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FDCPA - Fair Debt Collections Practices Act

Florida and federal law protect you against debt collection abuse. Creditors, professional debt collectors, and collection attorneys who violate the law are subject to paying actual damages, statutory penalties of $1000, and your attorneys fees and costs. The following is a list of common violations under the Florida Consumer Collections Practices Act (FCCPA), the Fair Credit Reporting Act (FCRA) and the federal Fair Debt Collection Practices Act (FDCPA).

The following actions are violations under current law:

  • Calling too often.

  • Contacting you after you notified the debt collector in writing to stop.

  • Calling you at work after you told the debt collector to stop.

  • Calling your employer.

  • Calling family or friends.

  • Disclosing your debt to others.

  • Threatening you with jail or arrest if you don’t pay (unpaid debt is never a crime);

  • Threatening to garnish your wages or seize assets before they have even sued you.

  • Using profanity.

  • Suing you on an old debt (generally, more than four years old)

What are FDCPA Violations?

There are so many scenarios that qualify as FDCPA violations that the list would be in the hundreds, however, here is a list of some of the most common violations.

  1. Call you before 8am.

  2. Call you after 9pm.

  3. Call you at work more than once.

  4. Call third parties (the only person debt collectors can contact on multiple occasions apart from you is your spouse if you have one) more than once to try to locate you.

  5. Tell anyone else (apart from your spouse) that the collector is trying to collect a debt from you.

  6. Contact you after you have written to the debt collector and asked them not to contact you (there are more effective ways of doing this than merely sending a letter – for more information contact Kazerouni Law Group, APC today).

  7. Try and collect on a debt that is not valid [you would be surprised to know that this happens very frequently – usually the alleged debtor never owed the money or had settled the debt a long time ago and the debt collector is trying to double dip].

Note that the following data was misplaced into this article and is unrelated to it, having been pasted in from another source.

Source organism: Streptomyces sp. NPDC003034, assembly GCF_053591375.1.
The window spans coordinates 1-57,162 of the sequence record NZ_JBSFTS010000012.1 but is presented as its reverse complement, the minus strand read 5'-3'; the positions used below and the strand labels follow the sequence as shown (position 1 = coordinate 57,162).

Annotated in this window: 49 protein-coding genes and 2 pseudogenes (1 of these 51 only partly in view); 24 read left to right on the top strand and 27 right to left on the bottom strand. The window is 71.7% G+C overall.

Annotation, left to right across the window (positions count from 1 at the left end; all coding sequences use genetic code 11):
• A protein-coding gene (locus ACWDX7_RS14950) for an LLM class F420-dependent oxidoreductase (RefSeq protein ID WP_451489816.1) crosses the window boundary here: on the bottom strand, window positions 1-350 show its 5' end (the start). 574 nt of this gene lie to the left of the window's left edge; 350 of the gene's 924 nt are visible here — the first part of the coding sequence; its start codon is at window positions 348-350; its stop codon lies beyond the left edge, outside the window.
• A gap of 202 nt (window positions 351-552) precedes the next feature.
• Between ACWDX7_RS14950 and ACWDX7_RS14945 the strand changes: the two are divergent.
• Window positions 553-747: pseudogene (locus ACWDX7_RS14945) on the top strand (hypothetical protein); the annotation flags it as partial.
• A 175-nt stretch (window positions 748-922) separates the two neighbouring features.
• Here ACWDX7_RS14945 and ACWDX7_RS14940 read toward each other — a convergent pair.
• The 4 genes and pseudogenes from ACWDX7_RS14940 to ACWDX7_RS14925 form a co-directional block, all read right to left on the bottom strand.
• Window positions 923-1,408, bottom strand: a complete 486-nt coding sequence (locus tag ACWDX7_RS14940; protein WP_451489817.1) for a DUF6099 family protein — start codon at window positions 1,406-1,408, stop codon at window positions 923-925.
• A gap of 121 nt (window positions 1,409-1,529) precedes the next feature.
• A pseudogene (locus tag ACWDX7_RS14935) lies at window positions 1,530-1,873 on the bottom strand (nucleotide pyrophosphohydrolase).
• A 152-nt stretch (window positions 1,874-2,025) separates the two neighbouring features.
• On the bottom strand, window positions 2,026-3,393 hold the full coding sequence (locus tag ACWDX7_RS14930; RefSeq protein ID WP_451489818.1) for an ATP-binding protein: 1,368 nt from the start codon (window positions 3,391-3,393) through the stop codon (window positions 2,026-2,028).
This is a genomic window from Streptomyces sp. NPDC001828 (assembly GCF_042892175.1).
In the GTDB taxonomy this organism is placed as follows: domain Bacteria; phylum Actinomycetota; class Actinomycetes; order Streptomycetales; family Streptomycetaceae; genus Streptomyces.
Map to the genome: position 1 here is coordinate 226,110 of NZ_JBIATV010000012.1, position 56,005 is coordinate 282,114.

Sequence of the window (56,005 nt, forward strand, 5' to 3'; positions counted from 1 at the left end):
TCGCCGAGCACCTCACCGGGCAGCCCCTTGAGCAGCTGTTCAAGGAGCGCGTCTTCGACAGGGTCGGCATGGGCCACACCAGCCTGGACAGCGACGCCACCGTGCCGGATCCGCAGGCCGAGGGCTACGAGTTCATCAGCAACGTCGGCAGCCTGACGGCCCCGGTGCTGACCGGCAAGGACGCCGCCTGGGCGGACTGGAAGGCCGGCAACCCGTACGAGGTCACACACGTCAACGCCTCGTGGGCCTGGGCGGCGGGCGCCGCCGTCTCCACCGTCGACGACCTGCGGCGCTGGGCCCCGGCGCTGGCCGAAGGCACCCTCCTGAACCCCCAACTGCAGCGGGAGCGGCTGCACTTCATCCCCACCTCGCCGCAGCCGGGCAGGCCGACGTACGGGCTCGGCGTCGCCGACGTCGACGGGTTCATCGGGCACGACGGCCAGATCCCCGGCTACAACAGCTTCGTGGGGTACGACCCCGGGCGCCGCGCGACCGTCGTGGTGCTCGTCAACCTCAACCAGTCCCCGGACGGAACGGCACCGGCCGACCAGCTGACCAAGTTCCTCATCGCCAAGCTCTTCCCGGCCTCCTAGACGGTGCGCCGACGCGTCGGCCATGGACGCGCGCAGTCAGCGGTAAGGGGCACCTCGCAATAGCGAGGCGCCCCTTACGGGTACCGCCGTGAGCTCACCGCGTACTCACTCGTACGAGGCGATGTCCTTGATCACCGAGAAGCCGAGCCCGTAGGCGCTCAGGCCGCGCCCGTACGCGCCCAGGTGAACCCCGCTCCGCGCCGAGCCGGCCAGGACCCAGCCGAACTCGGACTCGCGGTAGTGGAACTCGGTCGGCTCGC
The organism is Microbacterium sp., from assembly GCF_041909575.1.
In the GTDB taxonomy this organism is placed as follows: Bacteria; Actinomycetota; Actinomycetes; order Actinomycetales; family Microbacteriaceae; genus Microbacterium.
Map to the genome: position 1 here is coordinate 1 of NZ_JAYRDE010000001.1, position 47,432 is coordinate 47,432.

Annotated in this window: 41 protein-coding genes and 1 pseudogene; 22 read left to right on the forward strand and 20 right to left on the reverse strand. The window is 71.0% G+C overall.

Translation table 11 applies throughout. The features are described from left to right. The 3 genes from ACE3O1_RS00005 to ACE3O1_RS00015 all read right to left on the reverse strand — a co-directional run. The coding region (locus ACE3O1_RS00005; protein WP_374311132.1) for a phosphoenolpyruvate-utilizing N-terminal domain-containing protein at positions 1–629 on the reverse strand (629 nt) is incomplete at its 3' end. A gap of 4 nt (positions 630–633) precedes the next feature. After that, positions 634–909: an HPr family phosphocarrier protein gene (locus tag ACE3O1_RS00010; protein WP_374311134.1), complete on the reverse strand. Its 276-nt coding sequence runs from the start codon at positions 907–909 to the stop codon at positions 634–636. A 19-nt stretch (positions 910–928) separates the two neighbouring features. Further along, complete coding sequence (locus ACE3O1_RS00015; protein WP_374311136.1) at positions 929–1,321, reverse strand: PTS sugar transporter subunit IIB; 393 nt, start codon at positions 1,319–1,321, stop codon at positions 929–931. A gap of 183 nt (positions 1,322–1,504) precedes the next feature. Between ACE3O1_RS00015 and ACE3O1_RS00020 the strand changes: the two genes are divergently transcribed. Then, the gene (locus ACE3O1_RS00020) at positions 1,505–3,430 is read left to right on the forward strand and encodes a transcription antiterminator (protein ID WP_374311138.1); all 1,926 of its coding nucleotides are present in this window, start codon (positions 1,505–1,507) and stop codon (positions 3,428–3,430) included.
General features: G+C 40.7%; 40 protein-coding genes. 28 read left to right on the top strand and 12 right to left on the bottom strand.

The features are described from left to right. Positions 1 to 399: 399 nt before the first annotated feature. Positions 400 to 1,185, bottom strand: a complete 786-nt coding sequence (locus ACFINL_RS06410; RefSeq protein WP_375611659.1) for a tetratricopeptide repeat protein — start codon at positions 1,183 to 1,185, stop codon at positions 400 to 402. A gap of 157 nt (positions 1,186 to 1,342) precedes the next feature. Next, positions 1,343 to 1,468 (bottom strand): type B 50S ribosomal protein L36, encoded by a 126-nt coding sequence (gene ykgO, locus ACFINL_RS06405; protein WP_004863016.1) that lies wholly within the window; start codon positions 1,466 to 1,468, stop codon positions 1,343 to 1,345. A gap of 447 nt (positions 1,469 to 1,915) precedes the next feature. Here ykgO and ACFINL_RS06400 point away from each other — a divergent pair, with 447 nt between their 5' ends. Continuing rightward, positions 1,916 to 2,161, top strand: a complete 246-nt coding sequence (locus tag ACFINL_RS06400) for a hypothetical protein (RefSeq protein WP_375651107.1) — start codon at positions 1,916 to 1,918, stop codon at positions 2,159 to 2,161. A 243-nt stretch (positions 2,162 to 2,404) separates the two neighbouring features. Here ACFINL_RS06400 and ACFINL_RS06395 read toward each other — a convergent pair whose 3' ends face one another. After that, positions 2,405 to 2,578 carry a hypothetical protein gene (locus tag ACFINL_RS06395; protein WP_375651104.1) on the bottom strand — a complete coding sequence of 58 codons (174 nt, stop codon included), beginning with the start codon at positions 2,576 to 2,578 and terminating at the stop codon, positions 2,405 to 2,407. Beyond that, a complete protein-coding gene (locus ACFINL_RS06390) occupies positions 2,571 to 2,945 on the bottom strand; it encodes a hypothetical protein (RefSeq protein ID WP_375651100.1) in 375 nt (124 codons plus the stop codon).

8. Debt collectors cannot lie to you or use deceptive methods in trying to collect a debt (this is very vague and can be a great tool for you).

  9. Leave a message on an answering machine without saying that the collector is trying to collect a debt; he must leave his name and his company.

  10. Sue or even threaten to sue on a debt that you have not made a payment on for more than four years (CA – other states differ).

  11. Say or imply anything about arrest, going to jail, or the like.

  12. Threaten to sue you when the collector has no intention of doing so [this usually happens when you have been given a deadline to do something (usually make a payment) and if the deadline goes and they have not sued you, that is a violation].

  13. Threaten to garnish your wages without explaining that first the creditor must file suit and get a judgment.

  14. Say or imply anything about taking cars, furniture, or any other property and putting liens against your property – again a debt collector has to first sue you and obtain a judgment against you before it can do this.

  15. Sue you on the debt except a) where you live now or b) where you entered into the debt agreement.

  16. Embarrass you by saying things like: "You are a deadbeat; why don't you pay your bills; you are a disgrace; why don't you get rid of your spending spouse." Things like that.

  17. Use profane or other abusive language.

  18. Shout, scream, or get angry with you.

  19. Give the impression that the caller or his company has some connection with the government, the courts, the police, other law enforcement, etc.

  20. Try to collect the wrong amount: add small fees, for instance.

  21. Threaten to deposit a post-dated check, particularly when the collector knows you do not have the money to cover the check. Typical situation: "Give us a check to stop the calls and we will hold it." The perfect response to this should be: "The check is in the mail."

  22. Call you repeatedly. A call a week is OK. More than one call a week is harassment. Certainly more than one call in the same day is an abuse, particularly if you hang up and the collector calls right back.

  23. Call you or anyone else (looking for you), after the collector knows you have an attorney.

  24. Ask you to pay more than you owe.

  25. Ask you to pay interest, fees, or expenses that are not allowed by law.

  26. Call at times the collector knew or should know are inconvenient.

  27. Use or threaten to use violence if you don't pay the debt.

  28. Threaten action they cannot or will not take – an example of this is when the statute of limitations has passed and they threaten you with a lawsuit when that it is not a remedy to the collector at law

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